By Sam Jones
DIRECTOR: David Ayer
PRODUCERS: Charles Roven, Richard Suckle
WRITER: David Ayer
RUNNING TIME: 123 minutes
STARRING: Will Smith, Margot Robbie, Jared Leto, Jai Courtney, Joel Kinnaman, Viola Davis, Jay Hernandez, Adewale Akinnuoye-Agbaje, Ike Barinholtz, Cara Delevingne
To say that DC’s attempt to rival Marvel’s Cinematic Universe with its own has gotten off to a rocky start would be an understatement of hilarious proportions (hence why I said it); Batman vs. Superman, far from the explosive first salvo it had been intended as, has been trashed pillar-to-post by audiences and critics alike. With BvS tanking critically, Suicide Squad suddenly had a lot of stakes attached to it as the vehicle that could get things back on track for Warner Bros. and DC. Question is, was it successful?
For the uninitiated, Suicide Squad revolves around the attempts of hard-line government agent Amanda Waller (Davis) to put together a team of “metahumans” (as their being termed), described as “the worst of the worst” to battle the threats posed to the United States in a post-Superman world. That team (as haphazardly introduced in the first 30 or so minutes of the film) consists of Deadshot (Will Smith), the deadeye assassin who never misses, Harley Quinn (Margot Robbie), Joker’s main squeeze (duh), Killer Croc (Adewale Akinnuoye-Agbaje), a man who’s been horribly mutated into a crocodile monster, Boomerang (Jai Courtney), a thief with no useful skills to offer to the team, El Diablo (Jay Hernandez), a Latino gangbanger with crazy fire powers, and Enchantress, an evil ancient witch lady who inhabits that body of archaeologist June Moon (Cara Delevingne), who together are lead by generic soldier-man Rick Flagg (Joel Kinnamin). Unsurprisingly, things quickly go awry when Enchantress escapes and starts causing havoc in Midway City, leading Waller to send in her newly put-together task force to mop up the mess.
And speaking of, “mess” would be the perfect word to describe Suicide Squad: the film plays out like some kind of bizarre experimental music video, with frequent instances of rambling, incoherent scenes, barely established or flesh-out characters and character arcs, and ideas and subplots that are thrown out that go absolutely nowhere. The script doesn’t feel like a first draft so much as it feels like it was picked apart than slapped back together from several different drafts, all of which seem to have a different idea of what this movie was actually attempting to be. As alluded to previously, much of the first third of the film is dedicated to incredibly choppy and rushed introductions for the more-than-slightly bloated roster of the film. Deadshot is introduced no less than three times during this part of the film, and in two of those cases the introductions come almost back-to-back. Two of the squad members are introduced in such a hilariously off-hand and afterthought-like fashion that I had them pegged for death almost immediately: and amazingly enough, one of them actually does die after what couldn’t have been more than 5 minutes later.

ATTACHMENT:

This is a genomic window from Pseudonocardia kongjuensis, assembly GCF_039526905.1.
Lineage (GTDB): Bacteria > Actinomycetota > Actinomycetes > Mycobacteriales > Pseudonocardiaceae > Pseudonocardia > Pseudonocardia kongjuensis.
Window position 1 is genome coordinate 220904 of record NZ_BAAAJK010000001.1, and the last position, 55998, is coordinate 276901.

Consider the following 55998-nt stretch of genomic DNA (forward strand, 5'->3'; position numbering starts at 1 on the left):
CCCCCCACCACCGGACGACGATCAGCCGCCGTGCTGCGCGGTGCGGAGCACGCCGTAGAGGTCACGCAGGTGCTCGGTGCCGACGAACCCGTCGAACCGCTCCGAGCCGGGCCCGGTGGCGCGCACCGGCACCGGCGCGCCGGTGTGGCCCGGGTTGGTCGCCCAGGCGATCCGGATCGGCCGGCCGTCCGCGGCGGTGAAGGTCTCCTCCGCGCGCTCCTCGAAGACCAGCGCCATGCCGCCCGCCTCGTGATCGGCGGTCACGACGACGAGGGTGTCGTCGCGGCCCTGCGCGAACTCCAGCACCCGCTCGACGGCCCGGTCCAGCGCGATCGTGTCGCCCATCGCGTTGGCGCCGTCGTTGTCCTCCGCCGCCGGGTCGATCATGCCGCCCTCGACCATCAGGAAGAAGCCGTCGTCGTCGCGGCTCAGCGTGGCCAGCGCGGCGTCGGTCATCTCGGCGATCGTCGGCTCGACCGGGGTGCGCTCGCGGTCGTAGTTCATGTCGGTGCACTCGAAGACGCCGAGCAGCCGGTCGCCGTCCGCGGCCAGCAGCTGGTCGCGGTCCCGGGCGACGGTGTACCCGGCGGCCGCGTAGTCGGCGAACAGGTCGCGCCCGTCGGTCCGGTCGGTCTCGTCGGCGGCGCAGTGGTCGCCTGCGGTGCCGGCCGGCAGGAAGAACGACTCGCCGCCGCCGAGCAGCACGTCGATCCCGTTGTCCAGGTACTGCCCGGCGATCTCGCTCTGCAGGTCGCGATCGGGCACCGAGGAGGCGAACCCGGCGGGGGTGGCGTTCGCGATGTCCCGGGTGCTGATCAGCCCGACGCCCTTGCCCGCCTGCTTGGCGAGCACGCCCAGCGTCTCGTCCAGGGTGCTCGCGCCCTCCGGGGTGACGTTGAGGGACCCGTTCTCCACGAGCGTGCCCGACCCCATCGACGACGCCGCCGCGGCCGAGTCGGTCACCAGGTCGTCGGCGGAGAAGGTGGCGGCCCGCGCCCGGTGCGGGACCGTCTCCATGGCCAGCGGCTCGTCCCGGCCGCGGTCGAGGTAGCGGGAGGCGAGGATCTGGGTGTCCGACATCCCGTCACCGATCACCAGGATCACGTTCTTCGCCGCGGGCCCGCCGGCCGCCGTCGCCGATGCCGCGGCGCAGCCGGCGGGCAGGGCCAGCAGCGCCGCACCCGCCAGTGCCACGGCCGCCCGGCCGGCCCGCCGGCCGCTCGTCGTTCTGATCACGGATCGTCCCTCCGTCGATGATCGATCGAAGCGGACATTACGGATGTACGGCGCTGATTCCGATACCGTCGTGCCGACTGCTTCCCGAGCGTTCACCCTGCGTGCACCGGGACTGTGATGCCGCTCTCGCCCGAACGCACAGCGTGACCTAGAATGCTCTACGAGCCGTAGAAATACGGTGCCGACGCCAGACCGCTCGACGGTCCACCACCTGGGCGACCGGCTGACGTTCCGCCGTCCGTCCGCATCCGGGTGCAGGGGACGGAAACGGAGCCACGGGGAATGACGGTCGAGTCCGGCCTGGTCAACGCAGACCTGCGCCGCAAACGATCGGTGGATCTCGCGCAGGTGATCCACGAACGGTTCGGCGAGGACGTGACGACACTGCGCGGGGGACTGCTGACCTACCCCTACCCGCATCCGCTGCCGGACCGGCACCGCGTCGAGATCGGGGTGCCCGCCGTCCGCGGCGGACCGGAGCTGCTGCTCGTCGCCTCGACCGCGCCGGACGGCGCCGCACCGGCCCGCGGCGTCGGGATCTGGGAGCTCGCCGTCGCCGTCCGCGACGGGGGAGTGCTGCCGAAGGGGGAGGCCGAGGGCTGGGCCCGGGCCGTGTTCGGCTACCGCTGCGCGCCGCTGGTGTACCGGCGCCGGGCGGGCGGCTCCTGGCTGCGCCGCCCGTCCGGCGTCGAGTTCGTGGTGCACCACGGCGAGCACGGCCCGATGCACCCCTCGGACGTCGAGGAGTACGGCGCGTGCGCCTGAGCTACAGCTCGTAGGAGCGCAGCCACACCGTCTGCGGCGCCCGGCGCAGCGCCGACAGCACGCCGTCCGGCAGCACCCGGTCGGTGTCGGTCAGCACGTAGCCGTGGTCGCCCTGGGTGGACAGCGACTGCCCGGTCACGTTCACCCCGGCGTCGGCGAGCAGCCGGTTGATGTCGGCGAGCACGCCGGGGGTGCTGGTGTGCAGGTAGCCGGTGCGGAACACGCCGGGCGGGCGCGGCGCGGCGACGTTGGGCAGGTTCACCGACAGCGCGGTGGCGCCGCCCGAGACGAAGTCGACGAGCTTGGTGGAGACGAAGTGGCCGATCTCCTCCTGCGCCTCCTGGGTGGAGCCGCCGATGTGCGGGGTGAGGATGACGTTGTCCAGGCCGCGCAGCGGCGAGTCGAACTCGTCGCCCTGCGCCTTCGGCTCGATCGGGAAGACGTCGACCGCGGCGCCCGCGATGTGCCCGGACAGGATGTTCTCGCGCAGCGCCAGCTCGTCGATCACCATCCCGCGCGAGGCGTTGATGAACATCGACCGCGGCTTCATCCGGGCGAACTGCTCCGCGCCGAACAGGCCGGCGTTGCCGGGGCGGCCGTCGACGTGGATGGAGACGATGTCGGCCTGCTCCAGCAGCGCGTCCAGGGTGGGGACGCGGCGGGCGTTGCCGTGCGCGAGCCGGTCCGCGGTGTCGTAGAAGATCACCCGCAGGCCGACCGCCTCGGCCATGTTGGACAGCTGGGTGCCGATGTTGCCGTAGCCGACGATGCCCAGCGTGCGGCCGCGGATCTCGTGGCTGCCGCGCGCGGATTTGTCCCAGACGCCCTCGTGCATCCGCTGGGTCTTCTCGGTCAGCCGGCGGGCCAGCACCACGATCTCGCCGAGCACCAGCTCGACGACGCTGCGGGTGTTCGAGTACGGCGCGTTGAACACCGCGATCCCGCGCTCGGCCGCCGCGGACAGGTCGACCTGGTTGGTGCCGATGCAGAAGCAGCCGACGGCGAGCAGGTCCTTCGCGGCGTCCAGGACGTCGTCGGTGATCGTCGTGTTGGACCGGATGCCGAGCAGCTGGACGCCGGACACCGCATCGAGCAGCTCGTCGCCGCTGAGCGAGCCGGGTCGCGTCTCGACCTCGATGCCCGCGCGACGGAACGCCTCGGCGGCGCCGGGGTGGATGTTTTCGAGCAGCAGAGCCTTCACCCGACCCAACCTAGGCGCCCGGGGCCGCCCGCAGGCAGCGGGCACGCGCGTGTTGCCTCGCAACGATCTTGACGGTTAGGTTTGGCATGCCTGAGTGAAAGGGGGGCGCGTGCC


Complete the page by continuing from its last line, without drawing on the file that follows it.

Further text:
The film’s plot, of what little there is of it, pretty much ceases to exist once everyone is set-up and Enchantress has flown the coop to…do whatever is she’s doing, with confusing and messy beginning haphazardly connected to dull, uninspired conclusion by a seemingly endless string of disappointingly joyless and unimaginative fight scenes that don’t even work as a way to showcase the squad and their abilities, as basically everyone save for Harley and Deadshot spend these fight scenes doing close to nothing at all. In fact, its really quote staggering how an ensemble film like this does so incredibly little to show off its ensemble, seemingly being much more satisfied to simply have most of the characters spend 90% just stand around, trying to look…I dunno, menacing? Maybe? The much-ballyhooed debut of the DC Cinematic Universes’ Joker (Jared Leto) in this film is as baffling and pointless as much of the rest of the film: he’s in the damn thing for what could not have been more than five minutes, and his little subplot with Harley goes absolutely nowhere and serves no purpose at all. The film’s major antagonists, Enchantress and her brother Incubus, are sketchy at best: their motivation for wanting to destroy humanity (oh-so creatively) is half-baked and poorly explained (revenge, basically) and feels like entirely the wrong kind of conflict for characters of this nature to be resolving: its difficult to get fired up about watching these guys save the world when they’re all so dirty and contemptible.